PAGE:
Main goals are accelerating hiring and curbing duplication, as Congress mandated.
Operating without a chief management officer, the Defense Department on April 26 released its “Initial Plan” for creating new efficiencies and boosting performance in its hiring, contracting and supply chain operations as required under the fiscal 2019 National Defense Authorization Act.
Though actually due on Feb. 1, the preliminary plan containing goals and timetables is a run-up to the full plan—with mandated cost estimates—that is due on Jan. 1, 2020. The unsigned document was prepared by the Office of the Chief Management Officer, currently headed on an acting basis by Deputy Chief Management Officer Lisa Hershman, who took over after John Gibson’s abrupt departure last November.
“Reforming our business processes to include simplifying hiring; improving employee performance management and engagement; and creating an agile workforce, will enable the department to allocate resources to increase effectiveness and improve military readiness,” said the progress report on the strategic vision for the future of the department’s 700,000 civilian federal employees. “Business reform goes beyond efficiencies and reductions; it includes improving business processes, systems or policies, to improve innovation or processes for weapon system acquisition; and better alignment of resources to support the National Defense Strategy.”
The chief management office has created “reform teams” focused on the NDAA-specified areas of civilian resources management, logistics management, services contracting and real estate management. Under the timetables charted in the report, the Pentagon’s shared services offices—the so-called “Fourth Estate”—are expected to be reduced by some 25 percent as savings are identified and solutions put in place in the areas of hiring, regulation and human resources delivery.
The expected financial savings will be monitored by a “validation process supported by the Undersecretary of Defense (comptroller) and the Office of Cost Assessment and Program Evaluation. The comptroller job is held by David Norquist, who is currently acting as deputy secretary to acting Defense Secretary Patrick Shanahan.
The plan sets out to reduce average hiring time from 100 days to 85, and reduce the delays in recruitment that cause managers to substitute “more expensive military or contractor personnel in place of less costly federal employees.” The objectives—to be measured by performance metrics—are to improve customer satisfaction and improve the match of “enterprise needs to employee competencies in support of mission readiness.”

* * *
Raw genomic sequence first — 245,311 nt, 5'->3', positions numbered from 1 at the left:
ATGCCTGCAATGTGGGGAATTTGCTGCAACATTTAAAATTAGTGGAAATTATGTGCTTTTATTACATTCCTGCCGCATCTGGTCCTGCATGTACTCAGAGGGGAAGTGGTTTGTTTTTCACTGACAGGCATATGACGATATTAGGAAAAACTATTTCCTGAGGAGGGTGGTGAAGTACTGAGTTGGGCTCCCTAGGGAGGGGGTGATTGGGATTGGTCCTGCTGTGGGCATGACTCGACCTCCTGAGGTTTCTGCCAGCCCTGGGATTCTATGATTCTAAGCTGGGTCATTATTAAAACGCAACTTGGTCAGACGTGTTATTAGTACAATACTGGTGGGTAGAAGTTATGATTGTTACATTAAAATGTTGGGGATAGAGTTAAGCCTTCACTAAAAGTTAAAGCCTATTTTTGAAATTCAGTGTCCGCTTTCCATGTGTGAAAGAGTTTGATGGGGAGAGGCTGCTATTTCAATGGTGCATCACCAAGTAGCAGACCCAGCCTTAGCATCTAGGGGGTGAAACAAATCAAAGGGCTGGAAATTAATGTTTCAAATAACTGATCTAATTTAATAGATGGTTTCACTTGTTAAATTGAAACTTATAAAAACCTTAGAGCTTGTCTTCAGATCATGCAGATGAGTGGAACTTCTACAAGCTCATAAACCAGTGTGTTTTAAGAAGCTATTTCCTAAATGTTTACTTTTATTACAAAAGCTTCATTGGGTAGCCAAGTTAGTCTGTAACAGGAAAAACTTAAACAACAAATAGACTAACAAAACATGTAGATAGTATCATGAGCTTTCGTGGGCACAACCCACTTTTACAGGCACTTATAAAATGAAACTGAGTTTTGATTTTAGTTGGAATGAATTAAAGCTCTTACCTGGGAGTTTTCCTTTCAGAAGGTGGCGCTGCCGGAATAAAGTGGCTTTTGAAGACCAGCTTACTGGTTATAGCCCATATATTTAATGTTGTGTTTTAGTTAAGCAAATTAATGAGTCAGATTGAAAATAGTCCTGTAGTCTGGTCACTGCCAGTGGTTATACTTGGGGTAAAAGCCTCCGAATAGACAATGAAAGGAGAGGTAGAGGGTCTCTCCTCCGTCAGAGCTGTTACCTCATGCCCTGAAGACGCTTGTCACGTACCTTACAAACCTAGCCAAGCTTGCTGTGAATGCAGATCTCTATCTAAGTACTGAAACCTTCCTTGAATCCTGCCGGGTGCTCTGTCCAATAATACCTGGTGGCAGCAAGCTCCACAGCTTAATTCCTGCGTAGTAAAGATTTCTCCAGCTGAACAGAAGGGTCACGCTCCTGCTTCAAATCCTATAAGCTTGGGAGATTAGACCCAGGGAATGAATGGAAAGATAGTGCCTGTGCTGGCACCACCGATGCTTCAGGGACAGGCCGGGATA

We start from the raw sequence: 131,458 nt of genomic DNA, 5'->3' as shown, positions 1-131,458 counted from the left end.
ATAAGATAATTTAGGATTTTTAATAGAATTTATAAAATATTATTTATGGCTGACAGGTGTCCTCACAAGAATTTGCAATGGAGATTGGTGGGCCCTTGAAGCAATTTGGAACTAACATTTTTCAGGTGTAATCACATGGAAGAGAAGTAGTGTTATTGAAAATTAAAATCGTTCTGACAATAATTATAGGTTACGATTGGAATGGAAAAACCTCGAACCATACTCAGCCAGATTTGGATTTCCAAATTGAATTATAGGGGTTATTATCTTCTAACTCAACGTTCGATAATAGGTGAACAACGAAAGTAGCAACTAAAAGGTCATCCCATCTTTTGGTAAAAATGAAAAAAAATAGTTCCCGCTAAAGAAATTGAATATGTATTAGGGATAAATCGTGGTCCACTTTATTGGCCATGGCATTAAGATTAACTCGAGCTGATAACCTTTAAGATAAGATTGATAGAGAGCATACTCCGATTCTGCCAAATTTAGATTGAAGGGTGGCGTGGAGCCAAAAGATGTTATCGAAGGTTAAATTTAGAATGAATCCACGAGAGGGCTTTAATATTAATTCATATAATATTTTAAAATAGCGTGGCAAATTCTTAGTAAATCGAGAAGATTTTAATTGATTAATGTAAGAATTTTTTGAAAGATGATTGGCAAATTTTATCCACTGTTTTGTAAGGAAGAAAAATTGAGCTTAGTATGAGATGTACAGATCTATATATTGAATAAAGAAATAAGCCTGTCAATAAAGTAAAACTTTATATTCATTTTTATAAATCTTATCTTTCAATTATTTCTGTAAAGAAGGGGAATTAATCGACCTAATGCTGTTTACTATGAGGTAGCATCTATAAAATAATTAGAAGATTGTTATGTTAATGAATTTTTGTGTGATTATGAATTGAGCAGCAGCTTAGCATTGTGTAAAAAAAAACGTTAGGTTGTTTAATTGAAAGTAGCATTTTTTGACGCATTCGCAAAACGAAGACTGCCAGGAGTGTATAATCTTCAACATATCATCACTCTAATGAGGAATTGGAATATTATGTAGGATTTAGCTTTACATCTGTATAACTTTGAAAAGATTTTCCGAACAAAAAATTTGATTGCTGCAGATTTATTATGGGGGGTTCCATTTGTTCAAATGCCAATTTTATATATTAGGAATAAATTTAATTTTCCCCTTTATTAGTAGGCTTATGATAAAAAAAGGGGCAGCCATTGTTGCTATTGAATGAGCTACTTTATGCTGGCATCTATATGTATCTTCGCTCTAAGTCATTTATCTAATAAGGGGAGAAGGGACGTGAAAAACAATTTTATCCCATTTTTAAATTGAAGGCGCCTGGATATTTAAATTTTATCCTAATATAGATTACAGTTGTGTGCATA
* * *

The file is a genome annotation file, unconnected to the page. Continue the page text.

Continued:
So far, the hiring reforms have been researched using existing internal resources, the report said, but fiscal 2019-2020 plans may require as much as $500,000 for studies, as well as new legislation.
To improve buying by the world’s largest purchasing entity, the plan would “capture enterprise data and develop business intelligence/analytics that will drive consolidation decisions across services and agencies” to reduce overhead. That will require collaboration between the Defense Logistics Agency and the military services while benchmarking prices against industry. A sample goal: “use economies of scale to save the services upwards of 10% in [the] next two years.”
If cost savings fall short, or cause disruption, the Pentagon will alert Congress by Oct. 1, 2019, the report said.
In concert with the Office of Management and Budget’s ongoing pursuit of new opportunities for interagency sharing of services through “category management,” the chief management office’s team for supply chain and logistics reform “is developing a cross-agency contract and category management procurement methodology aimed at driving efficiencies and savings throughout the DoD,” the report said. “These efforts grew out of the successful Services Requirements Review Board reviews conducted by the Office of the Secretary of Defense and [the Defense Finance and Accounting Services] that resulted in millions of dollars in programmed savings.”
Reforms of contracting and use of category management “will also help the department achieve enterprise business operations consistent with guidance for budget review as it moves from a budget-spend centric acquisition process to a strategic-spend centric acquisition process,” the report added. A key example: application of category management to improve management of the Pentagon’s massive inventory of real property, through “lease process standardization, footprint consolidation, space utilization [and] contract optimization.”
Having kicked off in August 2018, the category management initiative will review the annual $200 billion spend for goods and services, at a pace of “sprints” of $20 billion per quarter for 33 months.
Alan Chvotkin, executive vice president and counsel of the 400-company contractor group the Professional Services Council, characterized the plan as a good start. “Hiring has been a long-standing challenge, and the department has any number of special authorities to hire contracting folks, acquisition folks and cybersecurity folks,” he told Government Executive. “So it’s right to take a look holistically across the department’s needs and try to develop a plan for how to address the workforce needs.”
The new document is a reflection of the early phases, he said, and addresses what is being done at the Office of the Chief Management Officer. “But a lot comes under the responsibility of the military services departments, the defense agencies, and the Office of the Secretary of Defense. So they have some real work ahead.”